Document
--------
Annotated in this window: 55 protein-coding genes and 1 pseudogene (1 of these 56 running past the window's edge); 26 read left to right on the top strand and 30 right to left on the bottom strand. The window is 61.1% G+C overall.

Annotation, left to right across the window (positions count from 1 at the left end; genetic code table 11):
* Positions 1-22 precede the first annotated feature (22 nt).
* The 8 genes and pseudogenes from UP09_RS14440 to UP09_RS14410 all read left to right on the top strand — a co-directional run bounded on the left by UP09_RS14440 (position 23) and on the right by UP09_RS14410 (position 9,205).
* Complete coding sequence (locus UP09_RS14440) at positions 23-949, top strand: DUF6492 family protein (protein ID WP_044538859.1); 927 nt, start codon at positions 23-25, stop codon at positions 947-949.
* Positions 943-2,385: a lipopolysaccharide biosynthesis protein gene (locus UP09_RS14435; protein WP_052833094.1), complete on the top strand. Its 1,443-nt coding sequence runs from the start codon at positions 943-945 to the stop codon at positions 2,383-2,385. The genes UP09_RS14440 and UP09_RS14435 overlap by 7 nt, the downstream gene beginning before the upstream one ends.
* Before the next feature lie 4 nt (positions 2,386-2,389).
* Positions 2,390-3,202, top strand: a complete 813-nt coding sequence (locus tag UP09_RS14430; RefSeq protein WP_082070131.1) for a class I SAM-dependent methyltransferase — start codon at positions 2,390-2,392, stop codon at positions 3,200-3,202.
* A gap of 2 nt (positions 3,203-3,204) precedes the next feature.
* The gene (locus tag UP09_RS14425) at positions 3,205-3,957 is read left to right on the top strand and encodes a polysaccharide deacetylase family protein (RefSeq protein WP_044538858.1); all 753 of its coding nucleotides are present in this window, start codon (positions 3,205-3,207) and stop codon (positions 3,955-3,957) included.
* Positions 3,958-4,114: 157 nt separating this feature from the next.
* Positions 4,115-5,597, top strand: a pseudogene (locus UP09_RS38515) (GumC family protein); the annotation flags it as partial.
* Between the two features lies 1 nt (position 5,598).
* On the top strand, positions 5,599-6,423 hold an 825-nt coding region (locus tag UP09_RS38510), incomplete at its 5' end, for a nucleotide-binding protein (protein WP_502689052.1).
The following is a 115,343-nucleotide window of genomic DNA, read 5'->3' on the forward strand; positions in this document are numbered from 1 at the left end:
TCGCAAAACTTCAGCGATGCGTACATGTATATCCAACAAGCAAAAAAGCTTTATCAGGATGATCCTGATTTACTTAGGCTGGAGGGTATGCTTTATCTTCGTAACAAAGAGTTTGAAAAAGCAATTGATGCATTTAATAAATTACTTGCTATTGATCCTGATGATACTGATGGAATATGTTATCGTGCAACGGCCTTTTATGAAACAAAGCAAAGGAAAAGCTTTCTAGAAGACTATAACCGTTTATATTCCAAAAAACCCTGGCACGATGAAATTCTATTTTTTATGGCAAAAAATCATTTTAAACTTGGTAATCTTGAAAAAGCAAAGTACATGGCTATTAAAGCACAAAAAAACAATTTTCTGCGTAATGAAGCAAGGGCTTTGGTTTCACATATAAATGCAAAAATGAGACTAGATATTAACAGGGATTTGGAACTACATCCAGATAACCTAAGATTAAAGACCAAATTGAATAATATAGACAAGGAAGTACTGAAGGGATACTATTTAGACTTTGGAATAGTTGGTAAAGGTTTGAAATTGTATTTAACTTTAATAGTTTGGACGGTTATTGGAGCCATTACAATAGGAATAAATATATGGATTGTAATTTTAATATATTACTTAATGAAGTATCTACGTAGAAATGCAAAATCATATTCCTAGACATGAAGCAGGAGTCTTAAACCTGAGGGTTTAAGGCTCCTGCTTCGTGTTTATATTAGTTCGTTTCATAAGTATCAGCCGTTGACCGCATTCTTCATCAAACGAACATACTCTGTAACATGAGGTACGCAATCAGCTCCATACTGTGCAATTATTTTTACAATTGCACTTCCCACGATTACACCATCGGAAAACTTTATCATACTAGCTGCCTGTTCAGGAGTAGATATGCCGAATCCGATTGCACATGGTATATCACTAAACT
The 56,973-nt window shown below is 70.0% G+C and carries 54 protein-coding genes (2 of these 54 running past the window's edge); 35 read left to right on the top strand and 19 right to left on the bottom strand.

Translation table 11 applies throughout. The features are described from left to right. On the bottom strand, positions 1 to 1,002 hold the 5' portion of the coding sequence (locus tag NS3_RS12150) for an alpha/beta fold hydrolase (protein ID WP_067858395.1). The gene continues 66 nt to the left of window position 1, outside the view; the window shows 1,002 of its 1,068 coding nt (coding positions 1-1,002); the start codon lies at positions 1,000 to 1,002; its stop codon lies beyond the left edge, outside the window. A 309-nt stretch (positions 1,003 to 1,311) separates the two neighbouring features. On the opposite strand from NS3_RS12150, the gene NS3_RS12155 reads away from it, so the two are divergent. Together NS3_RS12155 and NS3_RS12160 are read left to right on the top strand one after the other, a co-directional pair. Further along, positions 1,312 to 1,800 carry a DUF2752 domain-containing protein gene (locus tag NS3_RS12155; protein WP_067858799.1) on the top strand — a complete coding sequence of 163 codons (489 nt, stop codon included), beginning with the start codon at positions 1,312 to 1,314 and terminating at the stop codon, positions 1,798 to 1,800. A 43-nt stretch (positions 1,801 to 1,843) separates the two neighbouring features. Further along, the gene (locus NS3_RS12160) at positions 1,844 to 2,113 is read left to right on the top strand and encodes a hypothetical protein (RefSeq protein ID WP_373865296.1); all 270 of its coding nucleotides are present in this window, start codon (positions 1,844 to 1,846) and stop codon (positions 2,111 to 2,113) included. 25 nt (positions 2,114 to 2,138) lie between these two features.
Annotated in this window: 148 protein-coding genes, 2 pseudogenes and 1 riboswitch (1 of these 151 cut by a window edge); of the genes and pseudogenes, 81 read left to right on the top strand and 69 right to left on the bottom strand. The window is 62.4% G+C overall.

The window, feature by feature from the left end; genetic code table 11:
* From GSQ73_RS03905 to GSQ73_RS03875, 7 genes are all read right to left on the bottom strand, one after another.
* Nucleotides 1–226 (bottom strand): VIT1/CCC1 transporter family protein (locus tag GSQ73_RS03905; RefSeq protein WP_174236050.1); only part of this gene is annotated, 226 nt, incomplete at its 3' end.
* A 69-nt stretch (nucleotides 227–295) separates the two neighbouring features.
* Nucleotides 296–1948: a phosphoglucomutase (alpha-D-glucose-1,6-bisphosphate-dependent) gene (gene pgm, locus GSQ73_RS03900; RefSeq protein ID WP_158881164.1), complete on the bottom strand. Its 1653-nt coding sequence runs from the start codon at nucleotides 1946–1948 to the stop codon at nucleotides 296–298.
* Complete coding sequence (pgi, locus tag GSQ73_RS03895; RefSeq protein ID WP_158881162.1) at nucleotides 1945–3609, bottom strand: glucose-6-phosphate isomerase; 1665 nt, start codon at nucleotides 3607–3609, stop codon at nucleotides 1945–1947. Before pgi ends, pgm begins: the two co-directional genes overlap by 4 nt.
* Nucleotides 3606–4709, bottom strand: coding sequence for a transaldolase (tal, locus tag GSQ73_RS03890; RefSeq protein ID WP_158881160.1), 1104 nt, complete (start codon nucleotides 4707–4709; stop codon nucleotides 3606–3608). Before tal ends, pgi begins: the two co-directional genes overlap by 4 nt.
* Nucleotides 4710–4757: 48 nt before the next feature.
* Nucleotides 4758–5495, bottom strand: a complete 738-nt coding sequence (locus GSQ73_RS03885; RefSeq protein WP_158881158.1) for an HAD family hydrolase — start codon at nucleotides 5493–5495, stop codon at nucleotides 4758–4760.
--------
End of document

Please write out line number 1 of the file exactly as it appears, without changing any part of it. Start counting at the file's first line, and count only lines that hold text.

Annotated in this window: 55 protein-coding genes and 1 pseudogene (1 of these 56 running past the window's edge); 26 read left to right on the top strand and 30 right to left on the bottom strand. The window is 61.1% G+C overall.